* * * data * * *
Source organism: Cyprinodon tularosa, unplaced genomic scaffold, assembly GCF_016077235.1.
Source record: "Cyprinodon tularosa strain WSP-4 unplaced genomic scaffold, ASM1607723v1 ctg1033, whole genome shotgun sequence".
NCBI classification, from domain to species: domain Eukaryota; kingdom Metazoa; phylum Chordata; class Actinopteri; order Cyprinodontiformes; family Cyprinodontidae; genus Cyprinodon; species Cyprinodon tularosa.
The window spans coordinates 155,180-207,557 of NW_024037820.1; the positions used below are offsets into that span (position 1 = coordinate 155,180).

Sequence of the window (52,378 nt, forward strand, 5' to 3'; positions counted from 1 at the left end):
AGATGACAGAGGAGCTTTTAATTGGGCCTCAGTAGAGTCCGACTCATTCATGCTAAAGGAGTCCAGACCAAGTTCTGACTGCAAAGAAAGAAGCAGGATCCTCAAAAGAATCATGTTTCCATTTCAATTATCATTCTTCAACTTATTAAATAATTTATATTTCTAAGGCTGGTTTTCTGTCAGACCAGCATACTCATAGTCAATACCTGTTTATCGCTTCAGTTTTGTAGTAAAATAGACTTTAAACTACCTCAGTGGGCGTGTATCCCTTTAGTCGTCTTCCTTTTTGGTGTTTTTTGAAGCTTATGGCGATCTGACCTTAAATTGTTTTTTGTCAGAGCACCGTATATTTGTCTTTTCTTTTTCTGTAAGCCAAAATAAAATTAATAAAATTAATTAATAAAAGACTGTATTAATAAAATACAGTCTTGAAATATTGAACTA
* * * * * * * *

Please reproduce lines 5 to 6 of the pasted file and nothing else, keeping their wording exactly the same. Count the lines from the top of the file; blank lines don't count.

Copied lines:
Sequence of the window (52,378 nt, forward strand, 5' to 3'; positions counted from 1 at the left end):
AGATGACAGAGGAGCTTTTAATTGGGCCTCAGTAGAGTCCGACTCATTCATGCTAAAGGAGTCCAGACCAAGTTCTGACTGCAAAGAAAGAAGCAGGATCCTCAAAAGAATCATGTTTCCATTTCAATTATCATTCTTCAACTTATTAAATAATTTATATTTCTAAGGCTGGTTTTCTGTCAGACCAGCATACTCATAGTCAATACCTGTTTATCGCTTCAGTTTTGTAGTAAAATAGACTTTAAACTACCTCAGTGGGCGTGTATCCCTTTAGTCGTCTTCCTTTTTGGTGTTTTTTGAAGCTTATGGCGATCTGACCTTAAATTGTTTTTTGTCAGAGCACCGTATATTTGTCTTTTCTTTTTCTGTAAGCCAAAATAAAATTAATAAAATTAATTAATAAAAGACTGTATTAATAAAATACAGTCTTGAAATATTGAACTA